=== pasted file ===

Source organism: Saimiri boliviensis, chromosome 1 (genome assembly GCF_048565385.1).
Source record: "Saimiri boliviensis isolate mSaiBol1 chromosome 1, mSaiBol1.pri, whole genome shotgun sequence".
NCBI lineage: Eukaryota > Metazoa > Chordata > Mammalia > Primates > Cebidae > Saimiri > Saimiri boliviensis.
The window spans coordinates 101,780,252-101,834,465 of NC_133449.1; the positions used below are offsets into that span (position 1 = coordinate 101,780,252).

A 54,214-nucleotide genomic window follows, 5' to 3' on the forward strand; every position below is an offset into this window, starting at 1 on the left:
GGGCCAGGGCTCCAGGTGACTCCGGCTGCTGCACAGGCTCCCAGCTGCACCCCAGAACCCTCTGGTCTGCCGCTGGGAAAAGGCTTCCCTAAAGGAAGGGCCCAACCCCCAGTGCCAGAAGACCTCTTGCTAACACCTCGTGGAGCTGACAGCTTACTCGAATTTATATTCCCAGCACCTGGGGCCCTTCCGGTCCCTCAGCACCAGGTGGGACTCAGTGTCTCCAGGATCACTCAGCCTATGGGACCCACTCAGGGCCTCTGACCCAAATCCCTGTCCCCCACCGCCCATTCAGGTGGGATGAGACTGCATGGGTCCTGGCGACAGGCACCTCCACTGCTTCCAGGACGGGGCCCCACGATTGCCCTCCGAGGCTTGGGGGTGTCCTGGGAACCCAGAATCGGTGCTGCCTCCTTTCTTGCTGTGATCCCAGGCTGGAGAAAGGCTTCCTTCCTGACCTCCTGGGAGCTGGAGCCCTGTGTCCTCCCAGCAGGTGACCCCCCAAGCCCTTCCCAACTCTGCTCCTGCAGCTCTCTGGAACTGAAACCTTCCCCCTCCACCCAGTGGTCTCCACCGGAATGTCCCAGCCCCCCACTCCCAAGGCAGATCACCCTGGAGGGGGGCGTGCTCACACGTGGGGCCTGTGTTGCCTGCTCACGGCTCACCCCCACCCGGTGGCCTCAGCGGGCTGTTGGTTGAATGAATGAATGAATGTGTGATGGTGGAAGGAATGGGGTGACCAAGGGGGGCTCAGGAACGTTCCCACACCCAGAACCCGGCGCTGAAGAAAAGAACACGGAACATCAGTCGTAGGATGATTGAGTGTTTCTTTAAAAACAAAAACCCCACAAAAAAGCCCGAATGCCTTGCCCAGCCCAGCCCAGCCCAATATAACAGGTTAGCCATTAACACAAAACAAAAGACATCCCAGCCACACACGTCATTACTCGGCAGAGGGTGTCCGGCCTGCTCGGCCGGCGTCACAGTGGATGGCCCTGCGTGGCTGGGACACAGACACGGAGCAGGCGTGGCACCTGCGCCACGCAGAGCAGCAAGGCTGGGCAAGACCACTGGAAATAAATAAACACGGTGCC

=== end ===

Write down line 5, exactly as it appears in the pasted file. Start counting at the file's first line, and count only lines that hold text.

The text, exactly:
A 54,214-nucleotide genomic window follows, 5' to 3' on the forward strand; every position below is an offset into this window, starting at 1 on the left: